Ellipsis

JMJ

The Readings for the 18th Sunday, Tempus per Annum (C2)


“EW”

Someone on the Vatican Liturgical Commission, Probably

MY PARISH IS CELEBRATING the Solemnity of the Dedication of the Church this Sunday. It’s not the 18th Sunday for me. So, there.

As you know I like to look at the verses that were skipped and see if we can figure out why. In the first reading there was not really anything skipped: the missing verses get used elsewhere and Ecclesiastes 1:2 is being used as an introduction to the Very Goth verses from chapter 2. In the reading from Colossians, though, something was skipped. It might be read as if the missing verses, as a whole, probably made someone a bit squeamish.

Put to death, then, the parts of you that are earthly: immorality, impurity, passion, evil desire, and the greed that is idolatry.
Because of these the wrath of God is coming.
By these you too once conducted yourselves, when you lived in that way.
But now you must put them all away: anger, fury, malice, slander, and obscene language out of your mouths.

Colossians 3:6-8

There’s a double command to stop doing these things. And there’s a notice not only that you (the Colossians) once did those things… but also you “lived that way”. And there’s a list of the things. The NABRE renders the things (in verse 5) as “immorality, impurity, passion, evil desire, and the greed that is idolatry”. The Greek for the first one is “porneia” and it means exactly sexual immorality as you might expect. The words rendered as “impurity“, “passion“, as well as the phrase “evil desire” are also related to sexual lust. With these in mind, “conducted yourselves” and “lived that way” has a whole other meaning for our modern ears, I think. I’m sure this passage made someone a little jumpy.

While Sunday sermons are not that place for specific things like this, Sunday Blogposts are.

The verb in the phrase “lived that way” comes from the same root as “Zoe” which, in most of the NT, is used to refer to the Life that God shares with us. Normal, sinful man does not live a “zoe” but rather shares a “bios” with all living things and he tries to pretend it’s a Zoe. That’s why he eventually dies. Zoe, though – God’s life – is eternal. So, it’s interesting that Paul uses a word that sounds like divine life to indicate the life of sexual sins here. Some of us know from intimate experience how especially sexual sins can literally seem like life – and a very abundant life at that! Our entire Media industry seems devoted to celebrating this misunderstanding of sex. We use the media to deaden our reaction to sin, to hypnotize ourselves into thinking some part of this is normal, some part of this is “really living”. And if you go deep enough, you begin to excuse the other parts as well: I can’t say anything about them because I’m just as… what? Bad? No no no. We’re all equally good! Now we’re really living!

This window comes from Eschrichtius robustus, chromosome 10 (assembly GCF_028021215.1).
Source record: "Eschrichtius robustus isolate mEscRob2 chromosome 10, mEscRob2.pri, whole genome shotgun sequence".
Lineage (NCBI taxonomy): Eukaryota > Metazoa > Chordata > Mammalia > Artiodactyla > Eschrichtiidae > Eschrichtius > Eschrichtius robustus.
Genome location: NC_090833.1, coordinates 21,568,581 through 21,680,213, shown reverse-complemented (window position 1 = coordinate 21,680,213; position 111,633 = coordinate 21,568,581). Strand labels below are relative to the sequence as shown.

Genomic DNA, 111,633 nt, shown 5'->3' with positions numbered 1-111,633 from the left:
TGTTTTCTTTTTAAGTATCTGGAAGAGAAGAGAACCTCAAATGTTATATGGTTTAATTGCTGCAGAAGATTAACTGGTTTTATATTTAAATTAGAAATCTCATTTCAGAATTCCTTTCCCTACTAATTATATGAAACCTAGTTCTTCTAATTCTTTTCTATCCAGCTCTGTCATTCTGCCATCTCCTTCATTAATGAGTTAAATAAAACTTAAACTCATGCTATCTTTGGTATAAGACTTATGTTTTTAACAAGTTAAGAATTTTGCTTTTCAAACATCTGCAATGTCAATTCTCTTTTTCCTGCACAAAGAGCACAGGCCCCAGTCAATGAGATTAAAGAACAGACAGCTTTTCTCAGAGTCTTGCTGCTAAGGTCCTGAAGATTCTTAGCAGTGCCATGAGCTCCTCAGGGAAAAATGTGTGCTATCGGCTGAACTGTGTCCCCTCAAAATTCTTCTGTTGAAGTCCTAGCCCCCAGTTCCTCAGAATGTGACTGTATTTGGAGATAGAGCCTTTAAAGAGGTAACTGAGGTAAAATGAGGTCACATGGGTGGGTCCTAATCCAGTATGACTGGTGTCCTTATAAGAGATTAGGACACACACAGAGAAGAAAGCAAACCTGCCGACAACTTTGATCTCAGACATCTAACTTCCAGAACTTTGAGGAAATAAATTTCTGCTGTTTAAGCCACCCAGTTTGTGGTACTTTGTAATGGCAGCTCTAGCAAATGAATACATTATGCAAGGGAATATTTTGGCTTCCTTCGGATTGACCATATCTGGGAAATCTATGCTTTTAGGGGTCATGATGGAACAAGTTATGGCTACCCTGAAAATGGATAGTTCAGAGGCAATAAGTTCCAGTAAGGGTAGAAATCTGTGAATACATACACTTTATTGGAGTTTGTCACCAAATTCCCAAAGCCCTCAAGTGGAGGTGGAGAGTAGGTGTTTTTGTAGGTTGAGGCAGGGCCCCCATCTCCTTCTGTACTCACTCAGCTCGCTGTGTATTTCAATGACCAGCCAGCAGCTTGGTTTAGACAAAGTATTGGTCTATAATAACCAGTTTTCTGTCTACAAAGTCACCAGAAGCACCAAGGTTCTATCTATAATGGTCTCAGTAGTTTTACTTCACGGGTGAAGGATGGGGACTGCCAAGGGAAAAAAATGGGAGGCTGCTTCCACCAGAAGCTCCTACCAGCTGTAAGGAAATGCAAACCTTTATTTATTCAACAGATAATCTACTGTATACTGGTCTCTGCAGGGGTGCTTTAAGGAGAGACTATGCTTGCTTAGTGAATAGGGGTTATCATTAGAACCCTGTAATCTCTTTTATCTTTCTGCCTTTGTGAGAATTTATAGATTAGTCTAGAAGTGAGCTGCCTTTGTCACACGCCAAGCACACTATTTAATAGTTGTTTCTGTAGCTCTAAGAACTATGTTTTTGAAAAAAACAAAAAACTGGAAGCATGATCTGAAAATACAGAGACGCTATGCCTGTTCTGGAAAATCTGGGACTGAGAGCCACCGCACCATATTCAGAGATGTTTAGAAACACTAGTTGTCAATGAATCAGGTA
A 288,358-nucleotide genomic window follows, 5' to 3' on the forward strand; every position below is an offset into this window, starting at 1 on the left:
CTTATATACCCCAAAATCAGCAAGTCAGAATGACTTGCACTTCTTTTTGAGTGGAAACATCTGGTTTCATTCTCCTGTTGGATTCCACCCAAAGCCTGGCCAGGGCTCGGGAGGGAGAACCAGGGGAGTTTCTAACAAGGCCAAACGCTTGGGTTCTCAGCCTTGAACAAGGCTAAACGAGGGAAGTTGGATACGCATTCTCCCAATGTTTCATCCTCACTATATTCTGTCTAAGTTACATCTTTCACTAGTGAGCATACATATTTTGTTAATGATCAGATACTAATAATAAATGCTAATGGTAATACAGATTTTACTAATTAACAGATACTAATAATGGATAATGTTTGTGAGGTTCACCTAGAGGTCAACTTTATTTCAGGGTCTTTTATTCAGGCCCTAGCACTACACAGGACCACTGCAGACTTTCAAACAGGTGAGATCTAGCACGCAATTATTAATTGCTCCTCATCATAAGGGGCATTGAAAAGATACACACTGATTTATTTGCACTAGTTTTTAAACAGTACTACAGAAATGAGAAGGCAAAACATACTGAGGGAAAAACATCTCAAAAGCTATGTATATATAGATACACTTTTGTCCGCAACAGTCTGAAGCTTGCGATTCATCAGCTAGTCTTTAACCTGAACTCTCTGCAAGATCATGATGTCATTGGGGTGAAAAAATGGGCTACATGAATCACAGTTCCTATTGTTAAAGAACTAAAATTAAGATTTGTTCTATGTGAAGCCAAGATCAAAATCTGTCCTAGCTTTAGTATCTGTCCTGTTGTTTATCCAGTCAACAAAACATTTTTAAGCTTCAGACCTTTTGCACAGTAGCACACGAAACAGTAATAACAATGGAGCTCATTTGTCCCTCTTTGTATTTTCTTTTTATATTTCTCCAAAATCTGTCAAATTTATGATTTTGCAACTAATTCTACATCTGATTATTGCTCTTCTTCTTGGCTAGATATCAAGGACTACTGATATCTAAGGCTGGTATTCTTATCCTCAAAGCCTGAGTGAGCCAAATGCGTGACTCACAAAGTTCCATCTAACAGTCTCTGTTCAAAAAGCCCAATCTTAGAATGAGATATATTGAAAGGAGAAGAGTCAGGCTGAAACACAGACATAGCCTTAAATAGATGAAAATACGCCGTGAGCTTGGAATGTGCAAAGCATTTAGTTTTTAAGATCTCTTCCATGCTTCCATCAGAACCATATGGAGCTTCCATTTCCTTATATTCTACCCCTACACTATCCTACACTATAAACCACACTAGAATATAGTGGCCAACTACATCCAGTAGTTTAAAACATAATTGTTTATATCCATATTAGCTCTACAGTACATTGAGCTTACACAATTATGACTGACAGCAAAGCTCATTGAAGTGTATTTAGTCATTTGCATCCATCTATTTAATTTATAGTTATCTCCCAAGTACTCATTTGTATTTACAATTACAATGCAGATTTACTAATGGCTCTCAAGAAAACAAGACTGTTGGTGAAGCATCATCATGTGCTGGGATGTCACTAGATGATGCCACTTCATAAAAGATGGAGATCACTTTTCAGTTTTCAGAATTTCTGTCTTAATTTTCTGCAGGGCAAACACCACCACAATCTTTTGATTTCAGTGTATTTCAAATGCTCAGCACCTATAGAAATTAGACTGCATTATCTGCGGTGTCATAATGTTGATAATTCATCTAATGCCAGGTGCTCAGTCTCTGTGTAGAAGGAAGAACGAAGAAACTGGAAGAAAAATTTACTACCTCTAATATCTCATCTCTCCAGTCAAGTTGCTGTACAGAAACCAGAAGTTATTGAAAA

Paul says some of the folks in Colossae used to do all these things – but now, they no longer do. And he commends them to continue to “put off the old man with all his practices”. It was the old man that did these things. WE have moved beyond that now, and Christ is all in all. In other places he says it’s best to not even name those sins that people used to commit.

Our new self (in the Gender Inclusive style) or “the new man” as the Greek says, is Christ himself. I’ve been meditating on the Holy Name recently looking at the Hebrew. The name “yeshua” is the same word as salvation, “yeshua”. So, Jesus’ name is literally salvation. Salvation in Hebrew and in Greek implies being “made whole”. We’re made whole in working out our salvation. Jesus is the fullness of humanity and when we put on “the New Man” we become more than we were in terms of virtue and health, and less than we were in terms of sin and disorder. We find in Messiah our Zoe instead of our old, earthly way of living.

Yet this is not an all at once kind of thing. Only when Christ – our Life – appears, then we shall know ourselves fully. It’s a process. As the Didache says – “do what you can”. It’s a growth.

However it is a timely thing. Paul notes the “the wrath of God is coming.” And Jesus says this as well in his Parable of the Barns. We should not take the Didache’s advice to “do what you can” as permission to do nothing. We start where we are and then we grow into our full stature. Even that is in God’s time, not ours. The only call is to more forward, not to stagnate.

Author: Huw Raphael

A Dominican Tertiary living in San Francisco, CA. He feeds the homeless and is studying to be a Roman Catholic Deacon. He enjoys cooking, keto, cats, long urban hikes, and SF Beer Week.

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